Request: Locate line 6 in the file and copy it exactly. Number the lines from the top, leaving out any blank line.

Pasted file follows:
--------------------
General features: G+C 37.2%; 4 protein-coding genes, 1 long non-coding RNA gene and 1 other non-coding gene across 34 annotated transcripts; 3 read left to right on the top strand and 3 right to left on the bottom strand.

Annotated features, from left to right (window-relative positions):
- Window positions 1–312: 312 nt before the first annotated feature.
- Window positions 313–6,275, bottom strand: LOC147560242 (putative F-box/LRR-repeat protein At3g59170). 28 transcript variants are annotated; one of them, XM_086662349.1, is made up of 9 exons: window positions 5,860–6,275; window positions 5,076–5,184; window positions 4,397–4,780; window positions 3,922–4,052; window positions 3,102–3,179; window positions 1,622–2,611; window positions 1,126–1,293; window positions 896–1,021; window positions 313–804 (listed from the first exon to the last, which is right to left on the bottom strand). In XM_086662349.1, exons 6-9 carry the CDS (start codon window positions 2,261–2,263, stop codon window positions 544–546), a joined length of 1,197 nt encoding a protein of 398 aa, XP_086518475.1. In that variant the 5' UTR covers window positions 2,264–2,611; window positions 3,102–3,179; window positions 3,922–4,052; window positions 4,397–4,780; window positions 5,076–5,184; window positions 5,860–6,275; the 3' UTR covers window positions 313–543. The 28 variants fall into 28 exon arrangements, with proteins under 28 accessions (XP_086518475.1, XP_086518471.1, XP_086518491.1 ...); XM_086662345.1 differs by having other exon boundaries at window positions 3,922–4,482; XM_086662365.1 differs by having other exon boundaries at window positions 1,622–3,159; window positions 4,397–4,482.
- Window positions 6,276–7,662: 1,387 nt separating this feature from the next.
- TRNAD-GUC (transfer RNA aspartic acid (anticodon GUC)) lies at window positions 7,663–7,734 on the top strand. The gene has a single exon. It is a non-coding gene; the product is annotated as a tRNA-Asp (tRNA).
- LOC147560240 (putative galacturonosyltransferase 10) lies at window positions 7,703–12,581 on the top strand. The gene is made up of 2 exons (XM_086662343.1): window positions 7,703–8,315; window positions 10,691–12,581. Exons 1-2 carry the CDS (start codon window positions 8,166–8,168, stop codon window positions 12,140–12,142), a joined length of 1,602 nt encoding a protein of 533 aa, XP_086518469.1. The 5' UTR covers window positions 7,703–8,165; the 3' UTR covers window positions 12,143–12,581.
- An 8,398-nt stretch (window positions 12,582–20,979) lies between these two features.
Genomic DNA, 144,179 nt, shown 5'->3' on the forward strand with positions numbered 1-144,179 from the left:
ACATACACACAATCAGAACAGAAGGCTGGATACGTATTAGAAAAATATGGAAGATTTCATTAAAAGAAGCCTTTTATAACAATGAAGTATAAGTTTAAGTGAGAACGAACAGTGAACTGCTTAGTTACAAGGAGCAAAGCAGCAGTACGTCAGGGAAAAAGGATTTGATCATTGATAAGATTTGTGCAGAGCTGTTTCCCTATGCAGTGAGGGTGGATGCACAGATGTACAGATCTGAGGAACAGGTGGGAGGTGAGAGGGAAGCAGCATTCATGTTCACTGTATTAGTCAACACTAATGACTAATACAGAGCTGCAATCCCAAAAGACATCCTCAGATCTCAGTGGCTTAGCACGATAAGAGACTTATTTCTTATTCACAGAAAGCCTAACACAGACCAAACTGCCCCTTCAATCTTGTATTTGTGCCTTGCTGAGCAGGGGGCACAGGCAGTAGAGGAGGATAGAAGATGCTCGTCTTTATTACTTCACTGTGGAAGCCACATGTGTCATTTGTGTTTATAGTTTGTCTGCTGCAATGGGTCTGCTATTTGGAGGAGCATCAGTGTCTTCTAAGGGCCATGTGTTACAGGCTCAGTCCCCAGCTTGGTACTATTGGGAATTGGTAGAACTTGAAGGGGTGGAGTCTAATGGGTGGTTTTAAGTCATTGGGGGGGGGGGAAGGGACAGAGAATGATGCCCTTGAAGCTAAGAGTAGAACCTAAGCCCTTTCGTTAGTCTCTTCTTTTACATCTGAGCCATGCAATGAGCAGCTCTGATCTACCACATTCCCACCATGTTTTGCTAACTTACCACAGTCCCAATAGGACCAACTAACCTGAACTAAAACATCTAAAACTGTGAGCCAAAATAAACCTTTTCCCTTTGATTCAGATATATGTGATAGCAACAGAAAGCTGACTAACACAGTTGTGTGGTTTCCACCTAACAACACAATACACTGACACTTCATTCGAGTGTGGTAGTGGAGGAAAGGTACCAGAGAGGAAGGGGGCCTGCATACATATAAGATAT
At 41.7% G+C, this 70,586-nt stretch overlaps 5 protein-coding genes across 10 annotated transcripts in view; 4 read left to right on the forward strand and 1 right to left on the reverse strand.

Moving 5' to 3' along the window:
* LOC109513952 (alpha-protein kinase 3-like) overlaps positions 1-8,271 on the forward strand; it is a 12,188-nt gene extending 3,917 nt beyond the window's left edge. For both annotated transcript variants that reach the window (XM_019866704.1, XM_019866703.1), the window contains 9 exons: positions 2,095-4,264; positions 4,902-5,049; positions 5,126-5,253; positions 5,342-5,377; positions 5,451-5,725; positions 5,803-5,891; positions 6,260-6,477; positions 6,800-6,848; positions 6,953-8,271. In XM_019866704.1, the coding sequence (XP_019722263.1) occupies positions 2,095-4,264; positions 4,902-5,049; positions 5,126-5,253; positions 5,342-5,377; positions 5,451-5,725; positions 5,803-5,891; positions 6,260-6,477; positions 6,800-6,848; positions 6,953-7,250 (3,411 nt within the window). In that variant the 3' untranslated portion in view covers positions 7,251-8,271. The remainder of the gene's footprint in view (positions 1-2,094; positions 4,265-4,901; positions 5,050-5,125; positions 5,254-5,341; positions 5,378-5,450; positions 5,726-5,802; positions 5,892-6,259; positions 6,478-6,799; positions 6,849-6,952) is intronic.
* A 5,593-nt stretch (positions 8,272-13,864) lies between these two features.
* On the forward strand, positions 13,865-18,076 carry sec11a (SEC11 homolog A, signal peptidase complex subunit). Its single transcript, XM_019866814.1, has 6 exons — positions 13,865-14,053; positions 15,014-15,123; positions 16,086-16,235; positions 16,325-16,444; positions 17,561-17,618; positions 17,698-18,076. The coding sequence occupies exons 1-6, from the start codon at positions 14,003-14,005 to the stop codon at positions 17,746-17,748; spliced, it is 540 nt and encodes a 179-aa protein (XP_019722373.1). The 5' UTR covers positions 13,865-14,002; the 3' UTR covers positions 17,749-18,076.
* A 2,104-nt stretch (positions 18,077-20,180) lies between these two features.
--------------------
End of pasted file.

- TRNAD-GUC (transfer RNA aspartic acid (anticodon GUC)) lies at window positions 7,663–7,734 on the top strand. The gene has a single exon. It is a non-coding gene; the product is annotated as a tRNA-Asp (tRNA).